The Morning Digest is compiled by David Nir, Jeff Singer, and Stephen Wolf, with additional contributions from the Daily Kos Elections team.
● NH-Gov: Republican Gov. Chris Sununu confirmed Wednesday that he would not seek a fifth two-year term as New Hampshire's chief executive next year, a long-expected announcement that nonetheless instantly turns this race into one of the cycle's top battlegrounds.
Sununu, whose first victory in a tight 2016 race ended 12 years of Democratic control, went on to decisively win his next three campaigns. His departure gives Granite State Democrats their best chance in years to take back this post in a light blue state that hasn't backed a Republican for president since 2000.
Multiple Republican replacements, all of whom showed interest during Sununu's months-long deliberations, immediately started surfacing, but they all share one regrettable thing in common: each of them lost their last race for public office.
Former state Senate President Chuck Morse, who served as acting governor for two days in 2017, immediately confirmed he was in, but party leaders may not be excited to have him as their standard-bearer following his 2022 campaign for the U.S. Senate."Morse, who even a supporter characterized as someone who "is not flashy, and does not have charisma," struggled in the primary against retired Army Brig. Gen. Donald Bolduc, a Big Lie conspiracy theorist who'd called Sununu a "Chinese communist sympathizer" with a family business that "supports terrorism."
Sununu, unsurprisingly, sided with Morse in the race to take on Democratic Sen. Maggie Hassan, while Senate Minority Leader Mitch McConnell's allies also spent a hefty $4.6 million on an ad campaign to promote Morse and attack Bolduc as a surefire loser with "crazy ideas." Democrats, though, retaliated with an expensive ad campaign of their own tying Morse to lobbyists, a move aimed at weakening him for the general election if they couldn't keep him from the GOP nomination. But Democrats got exactly what they wanted in the primary: Bolduc edged out Morse 37-36 two months before losing to Hassan in a 54-44 rout.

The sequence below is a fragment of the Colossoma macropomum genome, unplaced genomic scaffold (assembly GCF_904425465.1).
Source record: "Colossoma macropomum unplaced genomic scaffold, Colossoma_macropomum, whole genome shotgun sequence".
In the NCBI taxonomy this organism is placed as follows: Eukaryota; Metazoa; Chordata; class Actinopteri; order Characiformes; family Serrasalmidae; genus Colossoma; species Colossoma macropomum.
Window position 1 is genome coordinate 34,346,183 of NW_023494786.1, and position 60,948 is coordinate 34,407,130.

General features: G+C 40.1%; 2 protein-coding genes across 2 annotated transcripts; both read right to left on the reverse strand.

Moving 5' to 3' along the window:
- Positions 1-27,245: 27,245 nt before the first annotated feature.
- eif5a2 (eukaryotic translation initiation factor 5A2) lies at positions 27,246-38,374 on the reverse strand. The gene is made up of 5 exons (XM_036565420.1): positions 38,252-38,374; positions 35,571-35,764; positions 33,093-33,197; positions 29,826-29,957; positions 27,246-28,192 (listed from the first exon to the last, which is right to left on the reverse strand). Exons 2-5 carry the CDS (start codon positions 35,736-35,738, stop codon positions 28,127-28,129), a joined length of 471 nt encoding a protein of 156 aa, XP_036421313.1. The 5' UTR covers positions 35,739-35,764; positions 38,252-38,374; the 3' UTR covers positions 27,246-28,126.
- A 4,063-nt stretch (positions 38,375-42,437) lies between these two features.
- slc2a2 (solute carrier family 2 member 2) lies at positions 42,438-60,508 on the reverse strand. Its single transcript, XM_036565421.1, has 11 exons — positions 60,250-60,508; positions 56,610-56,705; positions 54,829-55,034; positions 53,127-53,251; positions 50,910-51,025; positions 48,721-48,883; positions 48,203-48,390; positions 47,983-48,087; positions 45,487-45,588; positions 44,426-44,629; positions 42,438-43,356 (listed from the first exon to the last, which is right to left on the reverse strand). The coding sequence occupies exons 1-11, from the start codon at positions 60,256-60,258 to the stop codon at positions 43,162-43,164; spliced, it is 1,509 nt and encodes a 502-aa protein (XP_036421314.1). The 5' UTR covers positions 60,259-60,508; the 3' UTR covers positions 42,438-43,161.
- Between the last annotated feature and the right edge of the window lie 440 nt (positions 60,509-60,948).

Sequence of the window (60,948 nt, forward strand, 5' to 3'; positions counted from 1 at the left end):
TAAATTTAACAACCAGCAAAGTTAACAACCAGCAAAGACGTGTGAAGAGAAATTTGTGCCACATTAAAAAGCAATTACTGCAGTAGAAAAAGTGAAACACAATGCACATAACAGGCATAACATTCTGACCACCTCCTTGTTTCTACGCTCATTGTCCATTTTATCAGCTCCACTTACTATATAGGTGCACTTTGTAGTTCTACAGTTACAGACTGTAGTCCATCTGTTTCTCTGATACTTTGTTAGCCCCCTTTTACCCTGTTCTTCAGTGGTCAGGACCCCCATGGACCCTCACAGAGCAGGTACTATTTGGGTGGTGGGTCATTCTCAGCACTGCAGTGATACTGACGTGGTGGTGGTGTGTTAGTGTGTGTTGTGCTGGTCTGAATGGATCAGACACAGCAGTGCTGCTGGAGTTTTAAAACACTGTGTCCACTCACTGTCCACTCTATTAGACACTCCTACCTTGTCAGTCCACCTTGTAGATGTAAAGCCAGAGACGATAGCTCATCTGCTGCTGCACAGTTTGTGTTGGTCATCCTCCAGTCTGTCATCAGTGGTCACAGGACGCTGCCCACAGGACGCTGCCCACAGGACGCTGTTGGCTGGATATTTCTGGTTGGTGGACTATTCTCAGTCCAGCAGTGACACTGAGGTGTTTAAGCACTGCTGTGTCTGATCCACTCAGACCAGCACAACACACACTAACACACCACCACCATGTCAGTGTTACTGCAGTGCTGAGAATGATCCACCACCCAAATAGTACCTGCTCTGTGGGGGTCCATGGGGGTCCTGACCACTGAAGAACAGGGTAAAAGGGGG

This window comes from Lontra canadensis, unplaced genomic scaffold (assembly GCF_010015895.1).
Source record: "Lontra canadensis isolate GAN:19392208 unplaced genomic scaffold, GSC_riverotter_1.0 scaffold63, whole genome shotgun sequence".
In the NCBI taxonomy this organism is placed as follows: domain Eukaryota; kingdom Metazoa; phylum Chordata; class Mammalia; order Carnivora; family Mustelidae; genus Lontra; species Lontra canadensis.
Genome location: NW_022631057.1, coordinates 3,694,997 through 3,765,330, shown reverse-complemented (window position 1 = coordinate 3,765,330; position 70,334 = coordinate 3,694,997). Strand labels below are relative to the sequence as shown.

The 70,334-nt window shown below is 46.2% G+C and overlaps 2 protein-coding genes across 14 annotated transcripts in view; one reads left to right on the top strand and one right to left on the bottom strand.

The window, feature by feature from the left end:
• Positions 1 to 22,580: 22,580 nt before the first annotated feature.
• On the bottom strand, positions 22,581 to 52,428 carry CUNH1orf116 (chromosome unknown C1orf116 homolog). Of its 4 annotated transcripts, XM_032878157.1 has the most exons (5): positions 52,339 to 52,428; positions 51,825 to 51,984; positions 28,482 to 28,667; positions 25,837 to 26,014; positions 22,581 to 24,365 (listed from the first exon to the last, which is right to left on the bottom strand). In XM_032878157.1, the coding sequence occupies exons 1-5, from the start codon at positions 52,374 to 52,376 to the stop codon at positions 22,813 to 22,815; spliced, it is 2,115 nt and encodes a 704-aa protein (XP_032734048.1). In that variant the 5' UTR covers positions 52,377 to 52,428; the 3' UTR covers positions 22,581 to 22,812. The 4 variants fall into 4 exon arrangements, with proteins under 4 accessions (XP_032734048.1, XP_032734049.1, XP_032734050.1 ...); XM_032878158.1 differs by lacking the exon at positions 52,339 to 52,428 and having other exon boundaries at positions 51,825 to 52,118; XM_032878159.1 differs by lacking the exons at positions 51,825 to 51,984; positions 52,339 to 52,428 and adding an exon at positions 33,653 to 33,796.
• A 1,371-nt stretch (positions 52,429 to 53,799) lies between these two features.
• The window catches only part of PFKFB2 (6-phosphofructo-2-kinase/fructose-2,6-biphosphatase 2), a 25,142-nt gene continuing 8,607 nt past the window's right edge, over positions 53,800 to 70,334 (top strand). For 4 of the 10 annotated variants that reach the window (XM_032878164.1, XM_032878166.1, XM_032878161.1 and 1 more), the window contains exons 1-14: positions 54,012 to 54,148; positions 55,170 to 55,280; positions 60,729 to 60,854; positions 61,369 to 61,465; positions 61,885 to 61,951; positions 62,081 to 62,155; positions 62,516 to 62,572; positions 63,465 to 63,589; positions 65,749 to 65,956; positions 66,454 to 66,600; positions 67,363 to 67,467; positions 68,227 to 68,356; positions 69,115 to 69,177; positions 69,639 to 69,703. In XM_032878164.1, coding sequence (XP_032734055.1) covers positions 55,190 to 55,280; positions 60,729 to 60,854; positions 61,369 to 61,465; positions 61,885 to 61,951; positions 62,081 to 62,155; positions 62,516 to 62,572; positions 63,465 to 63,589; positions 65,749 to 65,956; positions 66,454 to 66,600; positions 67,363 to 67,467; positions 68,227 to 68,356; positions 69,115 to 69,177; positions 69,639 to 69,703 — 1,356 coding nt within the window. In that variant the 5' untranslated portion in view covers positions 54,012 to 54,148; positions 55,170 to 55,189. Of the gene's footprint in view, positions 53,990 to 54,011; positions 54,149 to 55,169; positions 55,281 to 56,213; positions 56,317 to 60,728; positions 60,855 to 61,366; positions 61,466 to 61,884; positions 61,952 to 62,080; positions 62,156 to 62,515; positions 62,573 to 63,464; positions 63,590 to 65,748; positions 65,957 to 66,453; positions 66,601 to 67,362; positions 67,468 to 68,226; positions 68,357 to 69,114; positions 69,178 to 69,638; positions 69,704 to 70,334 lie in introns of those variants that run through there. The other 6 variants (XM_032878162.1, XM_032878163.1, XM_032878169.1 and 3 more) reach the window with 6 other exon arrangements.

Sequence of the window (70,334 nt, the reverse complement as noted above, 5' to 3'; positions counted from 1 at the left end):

Morse is once again likely to be in for a tough primary. Former Sen. Kelly Ayotte, who Hassan unseated in a 2016 squeaker even as Sununu was flipping the governor's office, put out a statement saying she "look[s] forward to announcing some big news in the coming days." State education commissioner Frank Edelblut, a self-funder who lost a close primary to Sununu seven years ago, also said Wednesday he'd reveal in the next few days if he'd run to succeed his boss.
A pair of prominent Democrats, meanwhile, had already announced campaigns even before Sununu confirmed he wouldn't be on the ballot. Cinde Warmington, who is the only Democrat on the state's unique five-member Executive Council, launched her bid in June while Manchester Mayor Joyce Craig joined her last week. No other notable Democrats have shown any obvious interest in running, though Rep. Chris Pappas didn't quite rule out his own campaign back in April.
● Latinos have played an increasingly crucial role in our elections, but Democrats' understanding of these voters has often lagged. This week's guest on "The Downballot" is Carlos Odio, the co-founder of EquisLabs, an organization devoted to rectifying this problem. Odio helps us move away from viewing Latino voters as a monolith and offers a helpful framework for getting to know different subsets of this diverse group. He discusses key findings of Equis' 2022 post-mortem, including why Florida went so wrong and how Democrats can make a course correction. He also explains how Latino voter identity can wind up getting dialed up or down depending on the broader election environment.
Host David Nir and guest host Joe Sudbay, meanwhile, dive into Chris Sununu's retirement announcement and why it instantly makes New Hampshire's race for governor a top Democratic target; the Republican shenanigans in Alabama, where lawmakers seem dead-set on ignoring a court order to draw two majority-Black congressional districts or something close to it; why Democrats will take a new effort to recall several Michigan state representative seriously even if the state GOP is a clown-show; and yet another special election in Wisconsin where Republicans badly underperformed the top of the ticket.